Tube Shunt Implants Maintain IOP, But Many Patients Require Additional Surgery

Tube shunt surgery can often manage IOP long term, but letters lost and added surgeries are expected.

Tube shunt implants can maintain IOP control for at least 10 years, according to an analysis published in American Journal of Ophthalmology. However, more than half of eyes in the study met failure criteria, 39% had substantial vision loss, and 34% underwent additional surgery, the investigators report. The retrospective investigation features one of the longest follow-up periods to date.

“Prior studies suggest that based on average age at time of surgery and expected longevity, most patients may live 10 years or more following glaucoma surgery,” the researchers explain, adding that most similar studies into tube shunt implants have presented 5-year data.

The research evaluated records of 85 eyes of 78 patients (54% White; 59% women; mean age, 60.6±13.1 years) who received tube shunt implants. Patients were followed for an average of 11.9±1.7 years and were evaluated for glaucomatous changes.

Despite surgical success in lowering pressure many patients go on to suffer additional vision loss from glaucoma and other pathology.

Researchers report the mean intraocular pressure (IOP) for patients who received tube shunt implants decreased from a preoperative value of 29.2±10.4 mm Hg to 12.6±5.8 mm Hg at 10 years. The mean number of medications fell from 3.1±1.2 to 2.2±1.4 in the same period. For participants with available visual field data, mean deviation (MD) did not worsen significantly, from mean -13.9±7.5 dB preoperatively to -17.0±7.0 dB by last visit (P =.0605).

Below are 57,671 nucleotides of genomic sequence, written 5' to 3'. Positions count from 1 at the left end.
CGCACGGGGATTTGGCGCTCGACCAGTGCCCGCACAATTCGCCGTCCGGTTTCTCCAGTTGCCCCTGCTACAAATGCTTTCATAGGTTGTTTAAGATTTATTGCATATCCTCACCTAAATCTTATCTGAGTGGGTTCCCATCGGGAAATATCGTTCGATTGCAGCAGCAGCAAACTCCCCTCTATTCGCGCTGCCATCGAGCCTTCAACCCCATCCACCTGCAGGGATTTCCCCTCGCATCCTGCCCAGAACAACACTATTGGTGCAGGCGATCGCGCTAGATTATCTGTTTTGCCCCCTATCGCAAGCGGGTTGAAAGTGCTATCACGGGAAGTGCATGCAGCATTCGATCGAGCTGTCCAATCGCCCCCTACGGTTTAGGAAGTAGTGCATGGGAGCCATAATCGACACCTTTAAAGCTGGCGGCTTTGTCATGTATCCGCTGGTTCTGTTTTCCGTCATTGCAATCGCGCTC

Best corrected visual acuity (BCVA) declined from 0.8±0.7 logMAR before surgery to 1.4±1.0 at latest appointment (P <.001). By 10 years, VA decreased by 5 lines or more for 39% of eyes, yet increased by 5 lines or more in 8%.

A comparison group of 89 eyes receiving implants, but followed at the tertiary center for less 10 years, were selected and matched to study participants by age, sex, race, and year of transplantation. Reasons for shorter post-surgery management included 58% lost to follow-up, 36% visiting an outside physician, and a small percentage who worsened to no light perception or who underwent enucleation. In the 26 eyes followed by outside physicians, data showed long-term IOP control comparable to study patients, however with fewer glaucoma implant revisions. 

“Despite surgical success in lowering pressure many patients go on to suffer additional vision loss from glaucoma and other pathology,” according to the study authors. The researchers add that 52.9% of participant eyes experienced visual acuity worsening by 2 lines or more 10 years after receiving tube shunt implants.

Limitations of the investigation included possible survivor bias, and selection bias — referrals to tertiary centers typically present more advanced disease or surgical complications.


Myers JS, Lamrani R, Hallaj S, Lee D, Wong J-C. 10-Year Clinical Outcomes of Tube Shunt Surgery at a Tertiary Care Center. Am J Ophthalmol. Published online on Apr 16, 2023. doi:10. 1016/j.ajo.2023.04.001